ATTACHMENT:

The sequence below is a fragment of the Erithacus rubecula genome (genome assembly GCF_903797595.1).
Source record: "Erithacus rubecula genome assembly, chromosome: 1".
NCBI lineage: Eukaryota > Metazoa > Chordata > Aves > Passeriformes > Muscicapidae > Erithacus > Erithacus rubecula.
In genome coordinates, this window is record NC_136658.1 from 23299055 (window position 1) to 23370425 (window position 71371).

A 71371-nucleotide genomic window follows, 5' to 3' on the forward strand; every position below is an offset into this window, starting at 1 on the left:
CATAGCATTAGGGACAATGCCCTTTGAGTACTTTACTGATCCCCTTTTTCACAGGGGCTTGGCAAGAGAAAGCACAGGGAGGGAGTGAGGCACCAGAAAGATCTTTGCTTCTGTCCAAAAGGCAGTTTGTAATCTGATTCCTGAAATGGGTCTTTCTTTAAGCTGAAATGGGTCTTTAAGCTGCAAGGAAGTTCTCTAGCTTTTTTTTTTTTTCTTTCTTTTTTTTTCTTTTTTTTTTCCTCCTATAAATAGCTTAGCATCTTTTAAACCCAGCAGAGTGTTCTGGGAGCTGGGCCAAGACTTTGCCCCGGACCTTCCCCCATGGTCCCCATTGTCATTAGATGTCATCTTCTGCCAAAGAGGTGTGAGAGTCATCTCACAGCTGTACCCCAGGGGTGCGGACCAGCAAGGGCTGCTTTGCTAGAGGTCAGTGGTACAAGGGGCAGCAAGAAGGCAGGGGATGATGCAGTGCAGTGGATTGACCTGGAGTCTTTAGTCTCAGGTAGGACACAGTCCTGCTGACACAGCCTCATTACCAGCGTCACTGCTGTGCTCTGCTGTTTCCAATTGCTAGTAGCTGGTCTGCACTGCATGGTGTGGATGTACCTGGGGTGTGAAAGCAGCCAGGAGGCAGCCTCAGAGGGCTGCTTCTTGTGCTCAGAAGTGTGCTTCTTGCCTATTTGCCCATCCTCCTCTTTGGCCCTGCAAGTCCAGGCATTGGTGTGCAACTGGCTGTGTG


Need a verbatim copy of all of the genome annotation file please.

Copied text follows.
The sequence below is a fragment of the Erithacus rubecula genome (genome assembly GCF_903797595.1).
Source record: "Erithacus rubecula genome assembly, chromosome: 1".
NCBI lineage: Eukaryota > Metazoa > Chordata > Aves > Passeriformes > Muscicapidae > Erithacus > Erithacus rubecula.
In genome coordinates, this window is record NC_136658.1 from 23299055 (window position 1) to 23370425 (window position 71371).

A 71371-nucleotide genomic window follows, 5' to 3' on the forward strand; every position below is an offset into this window, starting at 1 on the left:
CATAGCATTAGGGACAATGCCCTTTGAGTACTTTACTGATCCCCTTTTTCACAGGGGCTTGGCAAGAGAAAGCACAGGGAGGGAGTGAGGCACCAGAAAGATCTTTGCTTCTGTCCAAAAGGCAGTTTGTAATCTGATTCCTGAAATGGGTCTTTCTTTAAGCTGAAATGGGTCTTTAAGCTGCAAGGAAGTTCTCTAGCTTTTTTTTTTTTTCTTTCTTTTTTTTTCTTTTTTTTTTCCTCCTATAAATAGCTTAGCATCTTTTAAACCCAGCAGAGTGTTCTGGGAGCTGGGCCAAGACTTTGCCCCGGACCTTCCCCCATGGTCCCCATTGTCATTAGATGTCATCTTCTGCCAAAGAGGTGTGAGAGTCATCTCACAGCTGTACCCCAGGGGTGCGGACCAGCAAGGGCTGCTTTGCTAGAGGTCAGTGGTACAAGGGGCAGCAAGAAGGCAGGGGATGATGCAGTGCAGTGGATTGACCTGGAGTCTTTAGTCTCAGGTAGGACACAGTCCTGCTGACACAGCCTCATTACCAGCGTCACTGCTGTGCTCTGCTGTTTCCAATTGCTAGTAGCTGGTCTGCACTGCATGGTGTGGATGTACCTGGGGTGTGAAAGCAGCCAGGAGGCAGCCTCAGAGGGCTGCTTCTTGTGCTCAGAAGTGTGCTTCTTGCCTATTTGCCCATCCTCCTCTTTGGCCCTGCAAGTCCAGGCATTGGTGTGCAACTGGCTGTGTG